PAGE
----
Slashdot: Developers Admit WordPress 2.3 Spies On Users. Of course, MattCo™ got to them and they issued an “update” and article title change to “WordPress 2.3 Does NOT Spy on Users”. That’s a comedy of errors if ever I saw one. I’ve said it before and I’ll say it again, Matt is the master of spin.

    -KB

  35. Kissing Bandit said

    Also, you have to modify the code and just send the plugin name without plugin version and descripción…

    Then the script will not be able to tell you whether you need to upgrade or not. Kind of defeats the purpose.

    The only bit of information that MattCo™ doesn’t need to collect from users is their blog URL. Period. The only information necessary to say “hey, you’re plugin’s outdated” is the plugin name and current version number.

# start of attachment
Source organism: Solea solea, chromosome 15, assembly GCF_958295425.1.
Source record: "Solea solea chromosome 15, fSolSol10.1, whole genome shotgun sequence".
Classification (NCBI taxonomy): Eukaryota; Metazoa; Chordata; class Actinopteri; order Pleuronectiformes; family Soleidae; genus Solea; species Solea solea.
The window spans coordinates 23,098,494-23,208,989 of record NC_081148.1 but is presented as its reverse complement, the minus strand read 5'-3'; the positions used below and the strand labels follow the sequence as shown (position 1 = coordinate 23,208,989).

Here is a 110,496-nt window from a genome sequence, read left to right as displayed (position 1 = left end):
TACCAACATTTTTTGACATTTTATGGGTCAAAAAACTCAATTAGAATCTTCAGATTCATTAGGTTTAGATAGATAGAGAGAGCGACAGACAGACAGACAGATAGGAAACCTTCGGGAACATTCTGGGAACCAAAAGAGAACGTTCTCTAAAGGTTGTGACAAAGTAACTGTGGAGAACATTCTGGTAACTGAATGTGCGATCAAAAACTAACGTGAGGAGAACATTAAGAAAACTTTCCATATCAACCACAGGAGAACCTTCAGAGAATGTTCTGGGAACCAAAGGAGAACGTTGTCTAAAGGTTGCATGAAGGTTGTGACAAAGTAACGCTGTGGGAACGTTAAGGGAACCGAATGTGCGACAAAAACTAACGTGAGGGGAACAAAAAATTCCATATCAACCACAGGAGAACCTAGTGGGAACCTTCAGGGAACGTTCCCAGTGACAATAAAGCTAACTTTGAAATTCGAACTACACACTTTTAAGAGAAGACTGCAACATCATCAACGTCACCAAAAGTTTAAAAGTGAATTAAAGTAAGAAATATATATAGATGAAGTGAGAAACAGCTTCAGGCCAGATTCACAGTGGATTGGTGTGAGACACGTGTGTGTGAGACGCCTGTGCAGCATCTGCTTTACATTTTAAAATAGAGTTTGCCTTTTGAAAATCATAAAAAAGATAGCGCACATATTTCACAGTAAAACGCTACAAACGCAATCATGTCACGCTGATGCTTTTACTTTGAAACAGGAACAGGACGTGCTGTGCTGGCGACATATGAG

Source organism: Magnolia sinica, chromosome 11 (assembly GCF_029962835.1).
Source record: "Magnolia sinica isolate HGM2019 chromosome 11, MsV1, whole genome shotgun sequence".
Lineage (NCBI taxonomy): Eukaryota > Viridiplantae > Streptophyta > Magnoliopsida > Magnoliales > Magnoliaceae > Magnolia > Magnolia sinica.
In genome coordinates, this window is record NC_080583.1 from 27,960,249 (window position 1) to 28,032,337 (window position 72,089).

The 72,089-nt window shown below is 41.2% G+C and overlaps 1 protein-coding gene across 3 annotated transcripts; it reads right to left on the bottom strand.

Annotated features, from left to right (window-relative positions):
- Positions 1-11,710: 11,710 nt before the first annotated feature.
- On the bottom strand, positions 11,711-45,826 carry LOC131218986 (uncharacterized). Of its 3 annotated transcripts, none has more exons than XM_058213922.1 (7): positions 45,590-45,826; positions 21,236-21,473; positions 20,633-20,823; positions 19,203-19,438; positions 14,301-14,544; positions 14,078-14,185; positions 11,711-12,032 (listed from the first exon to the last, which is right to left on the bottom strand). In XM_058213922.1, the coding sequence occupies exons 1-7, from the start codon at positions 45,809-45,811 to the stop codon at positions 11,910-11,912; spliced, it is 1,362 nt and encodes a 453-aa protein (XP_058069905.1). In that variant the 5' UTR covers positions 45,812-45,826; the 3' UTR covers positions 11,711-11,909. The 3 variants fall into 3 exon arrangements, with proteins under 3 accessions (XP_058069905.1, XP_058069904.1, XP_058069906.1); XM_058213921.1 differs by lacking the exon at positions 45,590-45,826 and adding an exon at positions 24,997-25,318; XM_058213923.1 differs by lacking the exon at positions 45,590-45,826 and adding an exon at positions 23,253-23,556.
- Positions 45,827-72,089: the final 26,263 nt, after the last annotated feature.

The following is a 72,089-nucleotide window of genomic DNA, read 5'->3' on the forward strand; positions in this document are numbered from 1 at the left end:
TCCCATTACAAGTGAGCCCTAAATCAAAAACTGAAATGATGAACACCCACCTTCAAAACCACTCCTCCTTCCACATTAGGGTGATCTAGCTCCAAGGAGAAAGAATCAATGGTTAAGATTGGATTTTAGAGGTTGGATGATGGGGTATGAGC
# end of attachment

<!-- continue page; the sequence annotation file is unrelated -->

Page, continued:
-KB

  36. Kissing Bandit said

    My apologies for the deluge of comments, but I also forgot to note in my first one that Matt refutes the article stating that “in fact [he links] to one of the plugins in the release announcement”. That link didn’t mysteriously appear until after the noise started. (Hint: check the Google Cache version.) So far, Matt is par for course.

    -KB

  37. _ck_ said

    The only information necessary to say “hey, you’re plugin’s outdated” is the plugin name and current version number.

    Actually no information needs to be sent at all to do this properly.

    If there was a mini-downloadable database of all the current version numbers, a blog would NOT have to send ANY information at all.

    It’s a far better technique too, where the server only has to do the work once to compile the mini-database and the client-side does all the work comparing version numbers.

    Then the DB is assigned a version number (build #) in itself and you only download the new DB when it’s a major build number change.